A riff on hummus

Photo by Keri White

I know, I know, why mess with perfection?

Hummus is practically its own food group in my house. Whether it’s the store-bought version we pull out as a quick snack on the run or a gussied up homemade version ala Zahav, served warm with various salatim for a decadent vegetarian meal, we all simply love it.

But I got to thinking, what if I mixed it up? Swap out a different type of beans for the chickpeas. Take the flavor profile in another direction, say, South American? Make the salatim to complement this new concoction.

Well, it was a revelation. We loved this, well, for lack of a better term, Argentine hummus. It featured white beans in place of the chickpeas and chimichurri in place of the tahina. I bought the chimichurri from a local chef who was selling her wares at the Sisterly Love Food Fair, but it is certainly something that can be made without tremendous difficulty.


This experiment was so deliciously successful, I am contemplating other variations on the theme —cannellini beans and pesto with crusty semolina bread or pinto beans and salsa with tortillas. Stay tuned!

Argentine ‘Hummus’

Serves 4-6 as a meal or more as an appetizer

We served this with a sampling of vegetable dishes (see below) and crusty bread.

1 pound white beans, soaked and drained

Pinch baking soda

1½ cups chimichurri sauce, either homemade or bought

Salt and pepper to taste

In a large pot, cover the soaked beans with water — it should be filled to about 3 inches above the beans. Add a pinch of baking soda; this alters the pH of the water and is said to deliver softer beans. Bring the beans to a boil, then cover them and lower the heat. Simmer for about 2 hours until the beans are soft. You can’t really overcook the beans, so if you are in doubt, give them some more time to simmer.

Drain the beans, return them to the pot, and add chimichurri. Using an immersion blender, puree the “hummus” to the desired texture and taste; add salt and pepper as needed. Serve warm, at room temperature or chilled.


Char-roasted Broccolini

Serves 2 -4

We love the char on a vegetable; it gives it a depth, heft and crunch. But if your crew prefers a less-blackened version, simply cook this for less time


1 bunch broccolini, rinsed and tough stem trimmed

1 tablespoon oil

Salt and pepper to taste

Juice of ½ lime


Heat your oven to 400 degrees. Line a small baking sheet with parchment. Toss the broccolini with the oil, salt and pepper and spread it onto the sheet. Bake it for about 30 minutes until the vegetables are charred. Remove the broccolini from the oven, place it in a bowl and spritz it with lime.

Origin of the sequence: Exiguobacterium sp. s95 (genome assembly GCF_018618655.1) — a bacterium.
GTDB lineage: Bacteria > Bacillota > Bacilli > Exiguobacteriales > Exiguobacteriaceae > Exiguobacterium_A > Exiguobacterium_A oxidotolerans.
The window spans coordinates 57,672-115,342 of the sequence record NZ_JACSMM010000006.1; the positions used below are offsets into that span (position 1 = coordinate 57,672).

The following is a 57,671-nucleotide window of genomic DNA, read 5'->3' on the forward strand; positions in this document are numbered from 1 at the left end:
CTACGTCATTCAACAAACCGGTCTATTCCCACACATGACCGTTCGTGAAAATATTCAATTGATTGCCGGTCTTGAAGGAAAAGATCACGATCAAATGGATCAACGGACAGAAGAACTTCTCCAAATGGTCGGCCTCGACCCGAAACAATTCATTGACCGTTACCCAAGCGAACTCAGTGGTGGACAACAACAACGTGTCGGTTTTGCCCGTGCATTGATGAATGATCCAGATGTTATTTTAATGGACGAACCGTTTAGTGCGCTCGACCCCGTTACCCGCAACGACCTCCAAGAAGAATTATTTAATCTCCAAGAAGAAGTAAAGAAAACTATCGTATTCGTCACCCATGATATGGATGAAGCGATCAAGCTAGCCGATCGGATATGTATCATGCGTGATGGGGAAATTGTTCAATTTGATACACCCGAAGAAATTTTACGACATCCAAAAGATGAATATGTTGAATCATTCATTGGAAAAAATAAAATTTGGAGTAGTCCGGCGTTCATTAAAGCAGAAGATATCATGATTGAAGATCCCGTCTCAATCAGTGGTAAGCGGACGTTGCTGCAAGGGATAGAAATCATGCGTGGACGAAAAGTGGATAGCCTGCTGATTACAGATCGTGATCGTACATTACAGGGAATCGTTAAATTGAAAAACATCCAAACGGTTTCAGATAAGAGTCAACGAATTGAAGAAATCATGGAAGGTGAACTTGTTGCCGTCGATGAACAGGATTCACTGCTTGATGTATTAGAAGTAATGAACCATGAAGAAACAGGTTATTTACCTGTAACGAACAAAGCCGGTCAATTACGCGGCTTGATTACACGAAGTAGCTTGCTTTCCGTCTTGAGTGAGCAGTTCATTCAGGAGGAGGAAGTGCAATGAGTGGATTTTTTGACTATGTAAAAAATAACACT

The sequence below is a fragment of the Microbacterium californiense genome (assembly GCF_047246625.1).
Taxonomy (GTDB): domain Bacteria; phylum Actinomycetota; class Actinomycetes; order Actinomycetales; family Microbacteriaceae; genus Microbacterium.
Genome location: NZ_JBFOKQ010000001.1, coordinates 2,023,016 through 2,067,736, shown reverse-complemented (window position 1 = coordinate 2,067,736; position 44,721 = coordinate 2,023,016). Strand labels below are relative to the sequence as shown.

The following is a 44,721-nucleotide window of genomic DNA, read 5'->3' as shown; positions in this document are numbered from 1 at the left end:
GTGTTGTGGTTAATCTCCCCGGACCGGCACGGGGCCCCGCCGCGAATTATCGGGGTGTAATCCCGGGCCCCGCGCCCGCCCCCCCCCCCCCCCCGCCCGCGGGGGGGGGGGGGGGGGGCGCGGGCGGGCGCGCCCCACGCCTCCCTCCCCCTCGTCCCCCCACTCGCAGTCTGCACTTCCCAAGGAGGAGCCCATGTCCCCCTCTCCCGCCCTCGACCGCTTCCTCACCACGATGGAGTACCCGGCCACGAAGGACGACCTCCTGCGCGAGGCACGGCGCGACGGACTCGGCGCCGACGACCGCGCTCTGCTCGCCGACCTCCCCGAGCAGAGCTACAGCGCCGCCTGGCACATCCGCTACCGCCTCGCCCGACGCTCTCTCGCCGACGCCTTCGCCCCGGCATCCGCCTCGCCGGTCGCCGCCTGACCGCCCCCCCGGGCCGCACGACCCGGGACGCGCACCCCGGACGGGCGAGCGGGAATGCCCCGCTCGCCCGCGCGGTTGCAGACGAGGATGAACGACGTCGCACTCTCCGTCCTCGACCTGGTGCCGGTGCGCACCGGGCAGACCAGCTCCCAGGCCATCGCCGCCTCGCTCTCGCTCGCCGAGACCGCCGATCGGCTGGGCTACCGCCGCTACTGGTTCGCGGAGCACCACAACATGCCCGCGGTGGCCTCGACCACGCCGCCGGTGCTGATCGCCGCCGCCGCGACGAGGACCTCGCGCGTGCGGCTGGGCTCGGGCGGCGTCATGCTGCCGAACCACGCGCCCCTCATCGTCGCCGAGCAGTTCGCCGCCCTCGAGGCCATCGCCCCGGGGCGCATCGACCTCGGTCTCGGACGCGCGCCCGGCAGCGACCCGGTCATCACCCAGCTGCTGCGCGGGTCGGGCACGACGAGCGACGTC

Cumin-Cayenne Spiced Carrot Coins

Serves 4

I used rainbow carrots here, but the regular orange ones work just fine. I also cut them into coins for quick cooking, but you can roast them whole or in larger chunks, if preferred. The cayenne pepper packs a punch, and complements the sweetness of the carrots nicely.

If the heat is too much for you and your crew, simply omit or reduce it and, if you are spice lovers, give it an extra sprinkle.


1 bunch carrots, sliced into coins

1 tablespoon oil

1½ teaspoon ground cumin

¼ teaspoon cayenne pepper

½ teaspoon salt


Heat your oven to 400 degrees. Line a cooking tray with parchment. Toss the carrots with the oil and seasonings. Spread them out onto the tray in a single layer. Roast the carrots until the desired doneness, about 20 minutes, or longer if browning or charring is desired.


Beets and Greens

Serves 4

I use both parts of the beet — the greens are wonderfully nutritious, and I feel like I’m getting an extra vegetable “for free” when I buy a bunch of beets with the greens attached.


For the beets:

4 beets

Salt and pepper to taste


Boil the beets in lightly salted water in a medium-sized saucepan for about 30 minutes, depending on their size. Drain them and set them aside. When they’re cool enough to handle, peel the beets and chop them into bite-sized chunks. Toss them with salt and pepper. Serve warm or chilled.


For the greens:

Greens from 4 beets, rinsed well and chopped, stems included

1 tablespoon oil

2 cloves garlic, minced

¼ teaspoon salt

¼ teaspoon red chili flakes

Juice of ½ lemon

In a large skillet, heat the oil and garlic over medium until it is sizzling. Add the salt and chili flakes, then the greens. Using tongs, turn the greens over regularly to ensure even cooking. When done, about 6-8 minutes, spritz them with lemon juice and serve.

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